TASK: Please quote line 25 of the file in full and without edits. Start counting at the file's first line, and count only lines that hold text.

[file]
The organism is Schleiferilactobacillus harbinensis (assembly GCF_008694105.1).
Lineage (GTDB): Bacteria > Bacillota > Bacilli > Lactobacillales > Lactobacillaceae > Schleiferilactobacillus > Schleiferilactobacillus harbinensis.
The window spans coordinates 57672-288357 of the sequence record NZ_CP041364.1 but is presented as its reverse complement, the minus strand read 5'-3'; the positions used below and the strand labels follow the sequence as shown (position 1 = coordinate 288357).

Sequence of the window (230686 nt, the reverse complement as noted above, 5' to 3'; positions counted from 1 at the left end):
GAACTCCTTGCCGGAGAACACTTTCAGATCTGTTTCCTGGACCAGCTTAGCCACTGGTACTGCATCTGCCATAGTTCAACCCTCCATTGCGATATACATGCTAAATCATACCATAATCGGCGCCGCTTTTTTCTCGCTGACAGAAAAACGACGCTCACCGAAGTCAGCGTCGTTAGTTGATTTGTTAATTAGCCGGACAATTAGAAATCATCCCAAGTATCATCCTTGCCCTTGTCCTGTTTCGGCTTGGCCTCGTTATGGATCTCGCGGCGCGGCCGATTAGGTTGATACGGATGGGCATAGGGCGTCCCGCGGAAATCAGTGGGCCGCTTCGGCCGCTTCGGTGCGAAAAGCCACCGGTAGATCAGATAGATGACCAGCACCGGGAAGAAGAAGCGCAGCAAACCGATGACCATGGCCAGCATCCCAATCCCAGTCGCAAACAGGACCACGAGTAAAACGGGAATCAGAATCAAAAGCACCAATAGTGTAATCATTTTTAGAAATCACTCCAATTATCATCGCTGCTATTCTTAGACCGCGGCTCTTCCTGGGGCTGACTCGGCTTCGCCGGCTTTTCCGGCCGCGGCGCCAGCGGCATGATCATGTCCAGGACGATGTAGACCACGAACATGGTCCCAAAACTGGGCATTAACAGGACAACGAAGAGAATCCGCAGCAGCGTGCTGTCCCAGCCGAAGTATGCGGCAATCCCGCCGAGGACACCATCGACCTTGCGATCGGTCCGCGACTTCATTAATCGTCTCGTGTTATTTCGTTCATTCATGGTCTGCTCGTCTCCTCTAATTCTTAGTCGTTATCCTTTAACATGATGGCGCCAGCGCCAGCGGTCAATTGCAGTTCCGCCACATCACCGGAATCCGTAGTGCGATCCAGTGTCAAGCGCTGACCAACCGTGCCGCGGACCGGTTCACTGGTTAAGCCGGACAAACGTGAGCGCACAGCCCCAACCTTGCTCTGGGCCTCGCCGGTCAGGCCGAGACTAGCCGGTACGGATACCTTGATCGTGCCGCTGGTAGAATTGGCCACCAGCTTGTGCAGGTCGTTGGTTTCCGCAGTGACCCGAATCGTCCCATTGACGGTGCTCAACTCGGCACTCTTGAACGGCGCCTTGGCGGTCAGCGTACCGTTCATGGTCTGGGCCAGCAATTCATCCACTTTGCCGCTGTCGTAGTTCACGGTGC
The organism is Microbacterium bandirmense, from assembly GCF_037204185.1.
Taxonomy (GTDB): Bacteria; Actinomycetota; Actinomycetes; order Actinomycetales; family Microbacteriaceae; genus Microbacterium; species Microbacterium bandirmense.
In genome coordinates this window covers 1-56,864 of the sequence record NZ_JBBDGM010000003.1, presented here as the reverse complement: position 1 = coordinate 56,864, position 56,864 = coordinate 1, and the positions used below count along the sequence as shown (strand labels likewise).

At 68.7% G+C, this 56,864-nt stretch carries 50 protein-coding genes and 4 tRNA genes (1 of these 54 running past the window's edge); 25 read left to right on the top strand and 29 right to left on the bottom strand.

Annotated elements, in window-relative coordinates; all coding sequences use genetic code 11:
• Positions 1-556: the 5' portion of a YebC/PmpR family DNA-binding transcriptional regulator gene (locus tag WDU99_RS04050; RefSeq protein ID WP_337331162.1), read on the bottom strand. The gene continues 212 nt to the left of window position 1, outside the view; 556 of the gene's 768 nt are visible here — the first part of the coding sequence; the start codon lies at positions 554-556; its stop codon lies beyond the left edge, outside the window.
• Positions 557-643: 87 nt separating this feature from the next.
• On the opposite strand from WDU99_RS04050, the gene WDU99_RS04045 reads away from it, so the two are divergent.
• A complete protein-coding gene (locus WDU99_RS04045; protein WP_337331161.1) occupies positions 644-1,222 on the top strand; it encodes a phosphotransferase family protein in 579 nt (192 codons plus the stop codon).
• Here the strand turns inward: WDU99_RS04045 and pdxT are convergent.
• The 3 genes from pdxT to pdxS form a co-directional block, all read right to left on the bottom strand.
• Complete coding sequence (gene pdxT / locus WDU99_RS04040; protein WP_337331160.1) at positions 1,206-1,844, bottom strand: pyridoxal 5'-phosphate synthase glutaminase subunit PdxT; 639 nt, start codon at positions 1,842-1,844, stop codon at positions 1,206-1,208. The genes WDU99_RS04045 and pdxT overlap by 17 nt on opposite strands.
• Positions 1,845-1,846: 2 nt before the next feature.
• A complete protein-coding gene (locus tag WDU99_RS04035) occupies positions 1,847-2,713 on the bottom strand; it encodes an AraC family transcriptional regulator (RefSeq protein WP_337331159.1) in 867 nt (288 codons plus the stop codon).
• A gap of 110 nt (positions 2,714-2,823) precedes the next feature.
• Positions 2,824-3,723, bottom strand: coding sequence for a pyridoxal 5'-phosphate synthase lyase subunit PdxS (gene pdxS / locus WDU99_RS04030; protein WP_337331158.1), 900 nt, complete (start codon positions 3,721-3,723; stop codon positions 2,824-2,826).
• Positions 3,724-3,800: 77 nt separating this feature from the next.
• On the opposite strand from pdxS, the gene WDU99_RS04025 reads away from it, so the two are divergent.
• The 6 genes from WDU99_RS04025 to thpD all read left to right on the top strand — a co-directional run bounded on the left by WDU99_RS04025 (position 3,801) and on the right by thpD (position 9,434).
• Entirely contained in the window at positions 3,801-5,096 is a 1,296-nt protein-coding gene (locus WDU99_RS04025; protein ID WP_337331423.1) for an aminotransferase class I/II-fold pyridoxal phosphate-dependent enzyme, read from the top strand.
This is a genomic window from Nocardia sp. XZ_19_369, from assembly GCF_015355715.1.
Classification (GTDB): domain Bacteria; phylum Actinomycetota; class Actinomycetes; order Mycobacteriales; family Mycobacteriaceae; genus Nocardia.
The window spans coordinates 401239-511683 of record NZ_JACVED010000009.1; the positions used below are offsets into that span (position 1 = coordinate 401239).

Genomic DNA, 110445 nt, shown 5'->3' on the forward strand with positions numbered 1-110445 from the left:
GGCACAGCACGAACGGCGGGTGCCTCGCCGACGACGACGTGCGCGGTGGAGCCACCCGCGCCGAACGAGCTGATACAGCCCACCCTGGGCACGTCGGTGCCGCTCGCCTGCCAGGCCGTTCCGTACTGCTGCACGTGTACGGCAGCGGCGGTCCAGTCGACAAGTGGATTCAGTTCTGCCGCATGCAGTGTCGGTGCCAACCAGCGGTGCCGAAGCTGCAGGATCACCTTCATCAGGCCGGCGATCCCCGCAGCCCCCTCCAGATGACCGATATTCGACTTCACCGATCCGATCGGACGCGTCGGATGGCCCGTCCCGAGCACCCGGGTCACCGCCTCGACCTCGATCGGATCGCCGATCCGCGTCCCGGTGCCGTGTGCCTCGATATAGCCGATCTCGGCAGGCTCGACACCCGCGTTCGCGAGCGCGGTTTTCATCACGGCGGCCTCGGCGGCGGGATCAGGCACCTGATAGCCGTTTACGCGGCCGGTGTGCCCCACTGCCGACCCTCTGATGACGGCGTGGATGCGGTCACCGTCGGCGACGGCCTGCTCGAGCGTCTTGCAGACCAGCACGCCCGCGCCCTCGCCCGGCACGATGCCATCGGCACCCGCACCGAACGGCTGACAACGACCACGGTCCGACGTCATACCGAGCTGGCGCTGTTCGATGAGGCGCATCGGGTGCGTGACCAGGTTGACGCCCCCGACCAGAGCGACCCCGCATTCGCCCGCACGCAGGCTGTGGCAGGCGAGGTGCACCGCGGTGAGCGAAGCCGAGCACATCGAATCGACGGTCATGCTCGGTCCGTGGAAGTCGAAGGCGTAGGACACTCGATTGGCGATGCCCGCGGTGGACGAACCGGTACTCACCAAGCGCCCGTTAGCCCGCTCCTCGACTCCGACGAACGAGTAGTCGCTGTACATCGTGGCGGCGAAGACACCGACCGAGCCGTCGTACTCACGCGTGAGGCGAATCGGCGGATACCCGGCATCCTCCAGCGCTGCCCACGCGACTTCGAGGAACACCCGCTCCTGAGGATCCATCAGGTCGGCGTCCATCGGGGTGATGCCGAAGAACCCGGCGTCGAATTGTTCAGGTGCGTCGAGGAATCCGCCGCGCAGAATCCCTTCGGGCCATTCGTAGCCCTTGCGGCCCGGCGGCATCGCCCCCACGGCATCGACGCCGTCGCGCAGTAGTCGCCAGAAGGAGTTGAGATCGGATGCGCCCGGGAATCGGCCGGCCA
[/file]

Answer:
• Entirely contained in the window at positions 3,801-5,096 is a 1,296-nt protein-coding gene (locus WDU99_RS04025; protein ID WP_337331423.1) for an aminotransferase class I/II-fold pyridoxal phosphate-dependent enzyme, read from the top strand.